New Program Pursues Academic Missions for Mars
A new nonprofit campaign is challenging American high school science teachers to devise some out-of-this-world ideas about incorporating Mars into classroom instruction.
“The science required to study Mars is largely the same Earth science that is currently taught in school districts around the country,” said Chris Carberry, executive director of Beverly, Mass.-based Explore Mars Inc., one of the groups behind the Mars Education Challenge.
“By showing that the study of Mars is highly relevant to the study of Earth, we want to find new ways to excite students not only in space exploration, but in science and engineering—both of which are vital to the competitiveness of this nation. We think that this program will create innovative ways to teach science in the classroom.”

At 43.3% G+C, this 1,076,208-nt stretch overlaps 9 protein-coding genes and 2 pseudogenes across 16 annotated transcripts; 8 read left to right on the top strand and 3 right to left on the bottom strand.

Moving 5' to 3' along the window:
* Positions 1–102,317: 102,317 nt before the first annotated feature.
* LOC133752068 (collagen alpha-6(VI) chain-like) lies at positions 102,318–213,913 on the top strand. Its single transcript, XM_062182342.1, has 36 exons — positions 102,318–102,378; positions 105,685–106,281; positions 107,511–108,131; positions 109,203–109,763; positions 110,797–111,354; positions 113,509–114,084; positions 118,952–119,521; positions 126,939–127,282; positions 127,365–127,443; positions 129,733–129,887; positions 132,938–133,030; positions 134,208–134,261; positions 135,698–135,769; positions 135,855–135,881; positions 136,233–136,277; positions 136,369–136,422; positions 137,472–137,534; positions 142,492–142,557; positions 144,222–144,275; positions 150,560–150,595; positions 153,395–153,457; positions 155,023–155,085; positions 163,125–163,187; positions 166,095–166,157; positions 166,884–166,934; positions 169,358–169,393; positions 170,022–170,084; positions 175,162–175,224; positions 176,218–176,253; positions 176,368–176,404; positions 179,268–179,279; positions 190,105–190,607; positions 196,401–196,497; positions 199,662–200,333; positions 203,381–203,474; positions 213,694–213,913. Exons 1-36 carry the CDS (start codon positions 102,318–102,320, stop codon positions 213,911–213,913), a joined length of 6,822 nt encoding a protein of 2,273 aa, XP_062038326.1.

Explore Mars, which was created to promote science and technology innovation and education tied to Mars exploration and settlement, launched the Mars Education Challenge in conjunction with the National Science Teachers Association and the Planetary Society.
Explore Mars said the challenge seeks “ingenious ways” for high school science teachers to fit Mars science and exploration into their classroom lessons.
The inaugural challenge will recognize six Mars curriculum entries—five regional and one national—with awards of $2,500 to $5,000 each. Winners also will be able to conduct field research with well-known planetary scientists.
The Mars Education Challenge is sponsored by aerospace and defense company Aerojet Corp.
In April, President Obama said he envisioned having humans orbit Mars by the mid-2030s and returning them safely to Earth, with a Mars landing to follow.